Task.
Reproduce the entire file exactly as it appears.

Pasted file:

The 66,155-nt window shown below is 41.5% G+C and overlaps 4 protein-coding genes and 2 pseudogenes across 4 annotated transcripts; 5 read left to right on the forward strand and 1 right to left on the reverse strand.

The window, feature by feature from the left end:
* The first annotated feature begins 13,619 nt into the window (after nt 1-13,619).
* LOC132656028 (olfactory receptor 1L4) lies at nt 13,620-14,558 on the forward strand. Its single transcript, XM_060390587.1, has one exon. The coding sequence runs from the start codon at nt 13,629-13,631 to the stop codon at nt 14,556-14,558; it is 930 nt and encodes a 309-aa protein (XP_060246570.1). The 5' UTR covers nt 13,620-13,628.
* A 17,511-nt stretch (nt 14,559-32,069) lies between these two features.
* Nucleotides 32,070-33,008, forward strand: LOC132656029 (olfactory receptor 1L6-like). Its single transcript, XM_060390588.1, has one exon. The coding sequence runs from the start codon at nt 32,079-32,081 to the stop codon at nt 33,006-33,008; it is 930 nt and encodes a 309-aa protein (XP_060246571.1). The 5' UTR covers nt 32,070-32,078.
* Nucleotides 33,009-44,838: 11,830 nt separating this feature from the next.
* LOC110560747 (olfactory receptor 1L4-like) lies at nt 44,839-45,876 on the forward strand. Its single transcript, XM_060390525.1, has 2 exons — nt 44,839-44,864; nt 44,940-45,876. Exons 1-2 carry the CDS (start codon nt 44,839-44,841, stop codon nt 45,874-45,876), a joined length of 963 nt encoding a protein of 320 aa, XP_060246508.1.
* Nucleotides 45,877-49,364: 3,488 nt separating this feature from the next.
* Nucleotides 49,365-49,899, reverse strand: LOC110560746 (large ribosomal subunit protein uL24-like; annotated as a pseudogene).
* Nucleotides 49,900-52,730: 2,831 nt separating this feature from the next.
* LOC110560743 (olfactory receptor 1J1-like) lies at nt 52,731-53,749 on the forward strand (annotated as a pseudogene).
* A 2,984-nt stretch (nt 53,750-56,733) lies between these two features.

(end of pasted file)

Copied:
The 66,155-nt window shown below is 41.5% G+C and overlaps 4 protein-coding genes and 2 pseudogenes across 4 annotated transcripts; 5 read left to right on the forward strand and 1 right to left on the reverse strand.

The window, feature by feature from the left end:
* The first annotated feature begins 13,619 nt into the window (after nt 1-13,619).
* LOC132656028 (olfactory receptor 1L4) lies at nt 13,620-14,558 on the forward strand. Its single transcript, XM_060390587.1, has one exon. The coding sequence runs from the start codon at nt 13,629-13,631 to the stop codon at nt 14,556-14,558; it is 930 nt and encodes a 309-aa protein (XP_060246570.1). The 5' UTR covers nt 13,620-13,628.
* A 17,511-nt stretch (nt 14,559-32,069) lies between these two features.
* Nucleotides 32,070-33,008, forward strand: LOC132656029 (olfactory receptor 1L6-like). Its single transcript, XM_060390588.1, has one exon. The coding sequence runs from the start codon at nt 32,079-32,081 to the stop codon at nt 33,006-33,008; it is 930 nt and encodes a 309-aa protein (XP_060246571.1). The 5' UTR covers nt 32,070-32,078.
* Nucleotides 33,009-44,838: 11,830 nt separating this feature from the next.
* LOC110560747 (olfactory receptor 1L4-like) lies at nt 44,839-45,876 on the forward strand. Its single transcript, XM_060390525.1, has 2 exons — nt 44,839-44,864; nt 44,940-45,876. Exons 1-2 carry the CDS (start codon nt 44,839-44,841, stop codon nt 45,874-45,876), a joined length of 963 nt encoding a protein of 320 aa, XP_060246508.1.
* Nucleotides 45,877-49,364: 3,488 nt separating this feature from the next.
* Nucleotides 49,365-49,899, reverse strand: LOC110560746 (large ribosomal subunit protein uL24-like; annotated as a pseudogene).
* Nucleotides 49,900-52,730: 2,831 nt separating this feature from the next.
* LOC110560743 (olfactory receptor 1J1-like) lies at nt 52,731-53,749 on the forward strand (annotated as a pseudogene).
* A 2,984-nt stretch (nt 53,750-56,733) lies between these two features.